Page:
blue sky


The Russian Bantry Bay Gig, Penetanguishene, 1994

If you can find a copy of Barns, Beams, and Boats online, it is the foundation story behind this boat.  Lance Lee, fresh out of the Marine Corps. in the 60’s, went to Europe to study with Kurt Hahn, then to the mountains of North Carolina to build the first American Outward Bound.  Hurricane Island was the second, and with that experience behind him, Lance approached Pete Culler, the venerable boatbuilder.  Culler later opined that Lance “talked too much.”

Maybe…but what talk.  Lance then went to the Maine Maritime Museum in Bath and persuaded them that the old sail- and oar-powered watercraft, the legacy of the Maine coast, needed attention.  So began the Apprenticeshop, and Barns, Beams, and Boats.  Soon enough, Lance challenged the fiscal authority of the board of directors by setting out to build a pinky schooner.  When they gave him his walking papers, he move on up the coast to Rockport and founded the Landing School.  A second pinky schooner, Perseverance, came down the ways there, and a dory, Cussedness, both belonging to Lance Lee this time.

The stroke of genius there was Atlantic Challenge, designed around the profoundly historic Bantry Bay Gig, a French admiral’s longboat lost off the south coast of Ireland in 1796, recovered from a cellar by American servicemen during WWII, ultimately finding sanctuary in an old church at Dunlaoghaire.  With a group of French kids working alongside his American students at the Landing School, Lance built two Bantry gigs and put them through their paces at the 1986 Statue of Liberty centennial celebration in New York harbor.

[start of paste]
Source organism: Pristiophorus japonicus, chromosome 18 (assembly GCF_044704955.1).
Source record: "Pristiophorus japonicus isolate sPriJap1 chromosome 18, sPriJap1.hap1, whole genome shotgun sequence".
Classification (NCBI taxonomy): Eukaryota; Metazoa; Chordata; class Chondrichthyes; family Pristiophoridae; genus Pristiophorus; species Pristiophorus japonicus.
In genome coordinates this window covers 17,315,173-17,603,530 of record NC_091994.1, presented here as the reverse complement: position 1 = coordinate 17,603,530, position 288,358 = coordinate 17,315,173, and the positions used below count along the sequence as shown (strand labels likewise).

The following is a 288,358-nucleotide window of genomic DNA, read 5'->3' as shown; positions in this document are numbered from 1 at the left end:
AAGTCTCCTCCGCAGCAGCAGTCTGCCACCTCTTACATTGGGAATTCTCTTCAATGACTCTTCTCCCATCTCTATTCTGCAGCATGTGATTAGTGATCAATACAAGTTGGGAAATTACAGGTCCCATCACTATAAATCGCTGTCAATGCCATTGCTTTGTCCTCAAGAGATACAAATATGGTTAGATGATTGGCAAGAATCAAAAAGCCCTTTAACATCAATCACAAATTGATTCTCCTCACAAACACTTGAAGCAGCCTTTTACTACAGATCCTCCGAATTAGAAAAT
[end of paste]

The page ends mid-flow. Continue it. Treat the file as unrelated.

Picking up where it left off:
The Russian boat came about because a Russian tourist visiting the Landing shop handed Lance a letter from St. Petersburg, inspired by a magazine article.  A log boatshop was built on the banks of the Neva, tools were donated, and by 1994, a nearly finished boat traveled by rail to Murmansk, to be transported to Maine by the Russian Navy,  “Nyet!”  The resourceful apprentices worked their passage on a Russian-Canadian fishing trawler, disembarking in Nova Scotia with a 38 foot longboat and a large bag of kasha to negotiate through customs.  They finished the boat at the new Apprenticeshop in Rockland, arrived in Canada with fresh paint still on their hands and clothes, and allowed us the privilege of rowing and sailing this awesome boat.   Thanks.

About michaellangford2012

Timber framer, boatbuilder, dreamer, writer, musician; collector of books, tools, aphorisms. "There is nothing, absolutely nothing…half so much worth doing…as simply messing about in boats."
This entry was posted in architecture, boatbuilding, traditional building, woodworking. Bookmark the permalink.

2 Responses to blue sky

  1. JR says:

    Culler lived and worked in Hyannis, Massachusetts. He did a fair amount of “talking” too.

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